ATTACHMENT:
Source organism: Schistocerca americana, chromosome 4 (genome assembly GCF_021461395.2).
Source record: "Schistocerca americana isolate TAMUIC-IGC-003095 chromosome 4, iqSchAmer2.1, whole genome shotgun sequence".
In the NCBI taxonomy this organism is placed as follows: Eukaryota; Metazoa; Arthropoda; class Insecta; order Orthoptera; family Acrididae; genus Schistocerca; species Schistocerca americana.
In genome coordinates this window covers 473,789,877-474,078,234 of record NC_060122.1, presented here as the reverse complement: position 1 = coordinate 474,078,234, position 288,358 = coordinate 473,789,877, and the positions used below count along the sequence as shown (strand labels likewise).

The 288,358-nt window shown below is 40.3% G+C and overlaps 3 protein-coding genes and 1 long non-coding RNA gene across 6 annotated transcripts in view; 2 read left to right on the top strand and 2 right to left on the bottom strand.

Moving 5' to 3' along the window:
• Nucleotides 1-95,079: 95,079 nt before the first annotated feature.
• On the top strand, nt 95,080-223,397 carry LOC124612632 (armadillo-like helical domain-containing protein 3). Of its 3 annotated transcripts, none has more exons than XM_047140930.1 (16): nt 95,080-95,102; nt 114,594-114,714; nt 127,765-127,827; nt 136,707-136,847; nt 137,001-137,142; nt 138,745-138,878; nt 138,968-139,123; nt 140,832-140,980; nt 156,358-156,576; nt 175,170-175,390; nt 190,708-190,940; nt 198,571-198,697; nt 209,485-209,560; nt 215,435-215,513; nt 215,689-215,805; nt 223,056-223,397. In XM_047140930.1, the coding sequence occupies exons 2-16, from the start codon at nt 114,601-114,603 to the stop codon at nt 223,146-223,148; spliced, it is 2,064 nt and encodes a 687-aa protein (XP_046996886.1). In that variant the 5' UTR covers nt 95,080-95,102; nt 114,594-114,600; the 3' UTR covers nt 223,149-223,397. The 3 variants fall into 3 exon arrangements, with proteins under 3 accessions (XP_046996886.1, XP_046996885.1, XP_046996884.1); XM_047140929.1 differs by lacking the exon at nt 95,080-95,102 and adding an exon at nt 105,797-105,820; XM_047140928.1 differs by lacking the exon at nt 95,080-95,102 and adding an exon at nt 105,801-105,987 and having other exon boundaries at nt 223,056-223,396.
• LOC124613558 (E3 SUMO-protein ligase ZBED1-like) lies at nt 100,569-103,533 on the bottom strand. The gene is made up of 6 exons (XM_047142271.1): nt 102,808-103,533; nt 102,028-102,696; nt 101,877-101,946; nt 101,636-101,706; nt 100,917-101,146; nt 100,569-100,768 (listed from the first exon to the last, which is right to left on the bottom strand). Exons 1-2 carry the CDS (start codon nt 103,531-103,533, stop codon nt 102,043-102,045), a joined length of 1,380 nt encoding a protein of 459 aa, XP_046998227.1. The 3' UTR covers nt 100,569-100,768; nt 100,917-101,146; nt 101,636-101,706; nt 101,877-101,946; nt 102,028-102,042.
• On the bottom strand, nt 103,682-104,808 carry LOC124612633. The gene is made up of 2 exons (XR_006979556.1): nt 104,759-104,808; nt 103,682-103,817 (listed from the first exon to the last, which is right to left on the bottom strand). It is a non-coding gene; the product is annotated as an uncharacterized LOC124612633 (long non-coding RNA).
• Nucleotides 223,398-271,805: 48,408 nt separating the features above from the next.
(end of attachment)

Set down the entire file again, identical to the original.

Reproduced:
Source organism: Schistocerca americana, chromosome 4 (genome assembly GCF_021461395.2).
Source record: "Schistocerca americana isolate TAMUIC-IGC-003095 chromosome 4, iqSchAmer2.1, whole genome shotgun sequence".
In the NCBI taxonomy this organism is placed as follows: Eukaryota; Metazoa; Arthropoda; class Insecta; order Orthoptera; family Acrididae; genus Schistocerca; species Schistocerca americana.
In genome coordinates this window covers 473,789,877-474,078,234 of record NC_060122.1, presented here as the reverse complement: position 1 = coordinate 474,078,234, position 288,358 = coordinate 473,789,877, and the positions used below count along the sequence as shown (strand labels likewise).

The 288,358-nt window shown below is 40.3% G+C and overlaps 3 protein-coding genes and 1 long non-coding RNA gene across 6 annotated transcripts in view; 2 read left to right on the top strand and 2 right to left on the bottom strand.

Moving 5' to 3' along the window:
• Nucleotides 1-95,079: 95,079 nt before the first annotated feature.
• On the top strand, nt 95,080-223,397 carry LOC124612632 (armadillo-like helical domain-containing protein 3). Of its 3 annotated transcripts, none has more exons than XM_047140930.1 (16): nt 95,080-95,102; nt 114,594-114,714; nt 127,765-127,827; nt 136,707-136,847; nt 137,001-137,142; nt 138,745-138,878; nt 138,968-139,123; nt 140,832-140,980; nt 156,358-156,576; nt 175,170-175,390; nt 190,708-190,940; nt 198,571-198,697; nt 209,485-209,560; nt 215,435-215,513; nt 215,689-215,805; nt 223,056-223,397. In XM_047140930.1, the coding sequence occupies exons 2-16, from the start codon at nt 114,601-114,603 to the stop codon at nt 223,146-223,148; spliced, it is 2,064 nt and encodes a 687-aa protein (XP_046996886.1). In that variant the 5' UTR covers nt 95,080-95,102; nt 114,594-114,600; the 3' UTR covers nt 223,149-223,397. The 3 variants fall into 3 exon arrangements, with proteins under 3 accessions (XP_046996886.1, XP_046996885.1, XP_046996884.1); XM_047140929.1 differs by lacking the exon at nt 95,080-95,102 and adding an exon at nt 105,797-105,820; XM_047140928.1 differs by lacking the exon at nt 95,080-95,102 and adding an exon at nt 105,801-105,987 and having other exon boundaries at nt 223,056-223,396.
• LOC124613558 (E3 SUMO-protein ligase ZBED1-like) lies at nt 100,569-103,533 on the bottom strand. The gene is made up of 6 exons (XM_047142271.1): nt 102,808-103,533; nt 102,028-102,696; nt 101,877-101,946; nt 101,636-101,706; nt 100,917-101,146; nt 100,569-100,768 (listed from the first exon to the last, which is right to left on the bottom strand). Exons 1-2 carry the CDS (start codon nt 103,531-103,533, stop codon nt 102,043-102,045), a joined length of 1,380 nt encoding a protein of 459 aa, XP_046998227.1. The 3' UTR covers nt 100,569-100,768; nt 100,917-101,146; nt 101,636-101,706; nt 101,877-101,946; nt 102,028-102,042.
• On the bottom strand, nt 103,682-104,808 carry LOC124612633. The gene is made up of 2 exons (XR_006979556.1): nt 104,759-104,808; nt 103,682-103,817 (listed from the first exon to the last, which is right to left on the bottom strand). It is a non-coding gene; the product is annotated as an uncharacterized LOC124612633 (long non-coding RNA).
• Nucleotides 223,398-271,805: 48,408 nt separating the features above from the next.